Monster Feet

An easy breeze glided across my skin, and I was grateful for it. Grateful not just for the cooler air, but for being upwind from the death and decay that had claimed the city. A full moon cast long shadows amid the wood and stucco ruins I picked through, but the only movement I saw was the calf-high weeds as they swayed. With any luck, the lonely sound of roiling weeds and debris would be my sole companion for the night.

Now, I wasn’t an idiot. I knew moving at night was dangerous, what with the ugly beasties hunting for fresh meat. Still, those of us who still breathed had learned early on: moving at night might kill you, but it’s a heck of lot better than the nasties that killed you during the day.  

Vschzzzzzzzzzzzzzz! A cicada’s song called out, drawing out the others that lurked about.

“Ught.” I struggled to lift a toppled wall, and? Nothing. I pushed and shoved some more before, “unghhh!” it finally gave way. But my curiosity, my haste, had made me a fool. It crashed into an upturned beam I hadn’t noticed and Crash, crack, clack, a segment of hanging clay roof tiles clattered to the pavement.

“Shit!” With no time to move, all I could do was tuck my back into the thing that most closely resembled a standing wall and unsheathe my blade.  

Vschzzzzzz-gsh! The cicadas’ endless chant came to a halt, and the terrified girl in the back of my mind readied to pray.

Tick, tick, tick, tick, tick, tick, tick, tick. Little stabby feet moved toward me at a lightning pace. Vdt-dung, vdt-dung! The black shadow bobbed on its eight spindly legs as it crested a nearby wall. Holding my breath, I gripped the hilt of my weapon tighter even as Tick, tick, tick, tick, tick, tick, tick, tick, another rounded the wall to my left and Vdt-dung, Vdt-dung yet another launched atop the very wall whose fall had announced my presence.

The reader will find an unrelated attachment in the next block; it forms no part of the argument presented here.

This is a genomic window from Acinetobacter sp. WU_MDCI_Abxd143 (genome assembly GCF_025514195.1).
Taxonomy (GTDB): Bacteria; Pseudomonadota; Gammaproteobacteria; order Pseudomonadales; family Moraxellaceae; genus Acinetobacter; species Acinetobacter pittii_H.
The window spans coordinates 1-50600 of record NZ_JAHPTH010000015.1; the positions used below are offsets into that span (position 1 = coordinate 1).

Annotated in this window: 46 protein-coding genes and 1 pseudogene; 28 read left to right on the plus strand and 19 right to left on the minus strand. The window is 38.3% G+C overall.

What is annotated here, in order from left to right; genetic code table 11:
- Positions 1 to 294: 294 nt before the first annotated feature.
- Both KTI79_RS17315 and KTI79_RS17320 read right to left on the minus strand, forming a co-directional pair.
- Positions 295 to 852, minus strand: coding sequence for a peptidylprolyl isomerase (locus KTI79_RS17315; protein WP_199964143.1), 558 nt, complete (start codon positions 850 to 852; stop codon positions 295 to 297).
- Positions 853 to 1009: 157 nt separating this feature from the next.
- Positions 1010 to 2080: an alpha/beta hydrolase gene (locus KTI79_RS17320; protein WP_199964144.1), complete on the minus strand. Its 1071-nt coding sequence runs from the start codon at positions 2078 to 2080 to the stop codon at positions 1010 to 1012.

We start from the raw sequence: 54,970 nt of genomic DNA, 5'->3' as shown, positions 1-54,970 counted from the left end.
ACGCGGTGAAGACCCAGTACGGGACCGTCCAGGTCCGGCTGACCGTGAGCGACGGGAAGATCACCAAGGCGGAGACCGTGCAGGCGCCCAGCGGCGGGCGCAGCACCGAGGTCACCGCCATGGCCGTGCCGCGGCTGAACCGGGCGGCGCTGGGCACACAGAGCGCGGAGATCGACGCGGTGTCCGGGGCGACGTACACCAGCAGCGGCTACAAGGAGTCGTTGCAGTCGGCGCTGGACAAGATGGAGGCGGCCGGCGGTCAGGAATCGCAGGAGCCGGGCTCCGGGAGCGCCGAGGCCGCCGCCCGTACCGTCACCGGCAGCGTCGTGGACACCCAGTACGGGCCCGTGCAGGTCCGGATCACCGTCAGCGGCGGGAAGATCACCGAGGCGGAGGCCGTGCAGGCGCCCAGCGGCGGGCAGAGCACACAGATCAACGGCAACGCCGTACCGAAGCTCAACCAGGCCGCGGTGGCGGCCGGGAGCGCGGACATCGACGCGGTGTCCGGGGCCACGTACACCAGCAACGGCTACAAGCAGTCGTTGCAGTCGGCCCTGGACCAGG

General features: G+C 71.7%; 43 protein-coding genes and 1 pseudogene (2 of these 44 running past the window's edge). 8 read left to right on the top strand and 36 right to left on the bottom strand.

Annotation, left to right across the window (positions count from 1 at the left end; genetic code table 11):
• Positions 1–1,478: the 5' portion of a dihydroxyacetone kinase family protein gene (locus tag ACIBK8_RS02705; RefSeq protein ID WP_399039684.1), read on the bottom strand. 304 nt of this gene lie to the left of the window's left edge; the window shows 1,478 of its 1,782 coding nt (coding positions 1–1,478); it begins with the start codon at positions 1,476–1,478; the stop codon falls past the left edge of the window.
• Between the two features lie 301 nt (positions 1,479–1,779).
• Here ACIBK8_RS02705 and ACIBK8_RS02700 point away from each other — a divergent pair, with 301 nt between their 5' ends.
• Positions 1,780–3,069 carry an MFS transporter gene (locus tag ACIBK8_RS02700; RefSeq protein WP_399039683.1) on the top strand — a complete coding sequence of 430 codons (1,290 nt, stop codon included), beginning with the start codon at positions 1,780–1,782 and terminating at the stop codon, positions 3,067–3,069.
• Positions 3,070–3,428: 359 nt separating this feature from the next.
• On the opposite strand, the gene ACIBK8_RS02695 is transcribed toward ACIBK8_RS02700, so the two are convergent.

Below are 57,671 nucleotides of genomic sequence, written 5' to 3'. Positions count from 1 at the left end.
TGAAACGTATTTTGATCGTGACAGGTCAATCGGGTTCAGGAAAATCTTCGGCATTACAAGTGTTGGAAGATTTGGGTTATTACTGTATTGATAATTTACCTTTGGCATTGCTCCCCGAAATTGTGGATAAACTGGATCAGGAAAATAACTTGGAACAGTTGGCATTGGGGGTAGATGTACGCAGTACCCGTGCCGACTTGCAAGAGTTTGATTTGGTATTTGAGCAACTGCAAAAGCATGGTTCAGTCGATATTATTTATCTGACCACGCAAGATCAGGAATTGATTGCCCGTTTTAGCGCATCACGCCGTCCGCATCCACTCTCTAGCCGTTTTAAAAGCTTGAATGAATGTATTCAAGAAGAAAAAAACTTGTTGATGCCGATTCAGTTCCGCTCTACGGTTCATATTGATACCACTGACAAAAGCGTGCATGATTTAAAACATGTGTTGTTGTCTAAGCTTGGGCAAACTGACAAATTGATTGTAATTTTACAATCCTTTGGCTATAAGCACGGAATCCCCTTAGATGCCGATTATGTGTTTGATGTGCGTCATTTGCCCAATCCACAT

Riiiiiiiiiiiiiiiieeeeeeeeeekkkkkkk. The closest little demon screeched only for its friends to undulate and screech at me too.

“Not today.” I slashed at the air when the first leapt for my throat.

Heeeeeeeeeeeeeek! It screamed as three of its feet were sliced away. Two non-amputated feet tore through both my jeans and flesh as I scrabbled away.

Riieeekk! Riieeek! I managed to roll under another, but the round armored body of his friend slammed into my side so that I crashed into a pile of glass and jagged cement.

I might have screamed in pain if the collision hadn’t knocked all the wind out of me. Instead, I coughed and sputtered as I crawled on frantic hands and knees. Fighting for air, I tried for the blade that had been knocked away.

Tick, tick, tick, tick, tick, tick, tick, tick. A terrifying shadow jumped between me and the blade. With me on all fours, we came face to face. Tufts of hair lined a black scaled face with six sickly yellow eyes. “No.” We might have been the same size now, but that horrid creature had four times the legs and about nine-hundred times the speed. I’d never make it in time. So, I pulled the another blade instead.